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The battle over a new abortion bill in Texas will resume now that Governor Rick Perry has called a second special legislative session. It's scheduled to begin on Monday. This past Tuesday night, an audience far beyond Texas watched as a Democratic state senator filibustered an anti-abortion bill for 12 hours. When Republicans cut her off, spectators jeered and the chamber erupted in pandemonium.
Judy Cantor-Navas, managing editor of Billboard En Español, joins Latin Roots to discuss the mysterious world of flamenco music. It's hard to pinpoint exactly where the style originated; though known for its close ties to Spain, it's suggested that the roots of flamenco actually begin in India. Whatever its origins may be, however, it's a style dominated by strong performers.
The U.S. suspended some trade benefits to Bangladesh on Thursday, citing unsafe working conditions. But in the near term it appears unlikely to have a major impact on the country's crucial garment industry.
Here's why: Bangladesh was suspended from the Generalized System of Preferences (GSP) program, so U.S. duties will rise on a range of items from tobacco to plastic. But this program doesn't cover garments — Bangladesh's main export to America.
When the novelist Chimamanda Ngozi Adichie was growing up in Nigeria she was not used to being identified by the color of her skin. That changed when she arrived in the United States for college. As a black African in America, Adichie was suddenly confronted with what it meant to be a person of color in the United States. Race as an idea became something that she had to navigate and learn.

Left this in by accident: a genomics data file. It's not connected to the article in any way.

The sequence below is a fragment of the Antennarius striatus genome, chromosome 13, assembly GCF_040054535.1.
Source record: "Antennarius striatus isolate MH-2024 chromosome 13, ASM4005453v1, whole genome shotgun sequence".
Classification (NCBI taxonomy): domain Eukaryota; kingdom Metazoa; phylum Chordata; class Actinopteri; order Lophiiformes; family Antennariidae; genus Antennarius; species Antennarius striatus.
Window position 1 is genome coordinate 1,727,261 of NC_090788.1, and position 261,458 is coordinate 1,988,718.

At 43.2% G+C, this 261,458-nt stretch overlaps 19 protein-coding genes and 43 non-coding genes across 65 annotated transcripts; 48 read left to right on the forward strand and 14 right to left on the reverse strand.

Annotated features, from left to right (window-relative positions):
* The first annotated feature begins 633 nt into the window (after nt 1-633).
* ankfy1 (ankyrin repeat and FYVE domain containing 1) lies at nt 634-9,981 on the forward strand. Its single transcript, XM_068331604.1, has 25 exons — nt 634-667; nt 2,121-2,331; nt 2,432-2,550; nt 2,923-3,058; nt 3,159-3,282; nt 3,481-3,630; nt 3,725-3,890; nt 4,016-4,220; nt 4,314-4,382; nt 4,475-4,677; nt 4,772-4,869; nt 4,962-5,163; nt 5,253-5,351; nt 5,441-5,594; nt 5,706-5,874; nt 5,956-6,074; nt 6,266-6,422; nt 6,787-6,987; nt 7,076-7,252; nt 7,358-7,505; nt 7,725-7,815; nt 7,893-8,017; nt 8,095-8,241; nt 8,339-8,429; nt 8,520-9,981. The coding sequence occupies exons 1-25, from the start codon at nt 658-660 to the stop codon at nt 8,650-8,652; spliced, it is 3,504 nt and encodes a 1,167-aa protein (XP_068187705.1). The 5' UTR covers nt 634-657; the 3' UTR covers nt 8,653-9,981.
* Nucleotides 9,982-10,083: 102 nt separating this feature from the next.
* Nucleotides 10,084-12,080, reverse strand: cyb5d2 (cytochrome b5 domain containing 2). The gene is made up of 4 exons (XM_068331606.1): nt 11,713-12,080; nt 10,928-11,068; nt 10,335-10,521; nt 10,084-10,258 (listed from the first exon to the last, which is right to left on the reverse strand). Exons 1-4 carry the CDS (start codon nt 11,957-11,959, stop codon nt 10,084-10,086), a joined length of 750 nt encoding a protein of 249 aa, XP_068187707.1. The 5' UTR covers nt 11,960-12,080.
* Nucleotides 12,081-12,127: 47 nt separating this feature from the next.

In case you missed it Monday, we're rebooting our technology blog to focus on the intersection of innovation and culture. The updated approach both widens our view of technology — for example, two-ply toilet paper was innovative at one point — and sharpens our gaze. You won't find general tech business news in this space anymore.
The decade of the 1980s — when major corporations made their presence more felt in Hollywood — was for all kinds of reasons a low point in American moviegoing. But two beacons abroad, Pedro Almodovar and Neil Jordan, reminded us with movies like Law of Desire, Women on the Verge of a Nervous Breakdown and Mona Lisa how films could be personal and still reach a large (or large-ish) audience.
Thirty years later, we have Almodovar's I'm So Excited and Jordan's Byzantium — and these directors are still shining a light.
NFL tight end Aaron Hernandez, who was charged with first-degree murder and weapons crimes Wednesday, will not be released on bail, the Fall River Superior Court has ruled. Hernandez, 23, was released by the New England Patriots within hours of his arrest yesterday.
While Hernandez's defense attorney, Jamie Sultan, said that releasing a murder suspect on bail was a possibility, the judge in the bail hearing replied that it was "very rare."
It is one of those rare Congressional exchanges that's both dramatic and compelling: Yesterday during a House Oversight Committee hearing, Rep. Tammy Duckworth (D-Ill.), who lost her legs and use of her right arm when she served in Iraq, dressed down an IRS contractor who used his military disability status to receive government contracts reserved for disabled vets.
A federal grand jury handed down a 30-count indictment against the surviving suspect in the Boston Marathon bombing today. Dzohkhar Tsarnaev is scheduled to be arraigned in U.S. District Court in Boston on July 10.
The charges against Tsarnaev, 19, include killing four people and using weapons of mass destruction, the U.S. Attorney's office in Massachusetts announced on its Twitter feed. The attacks also injured more than 250 people.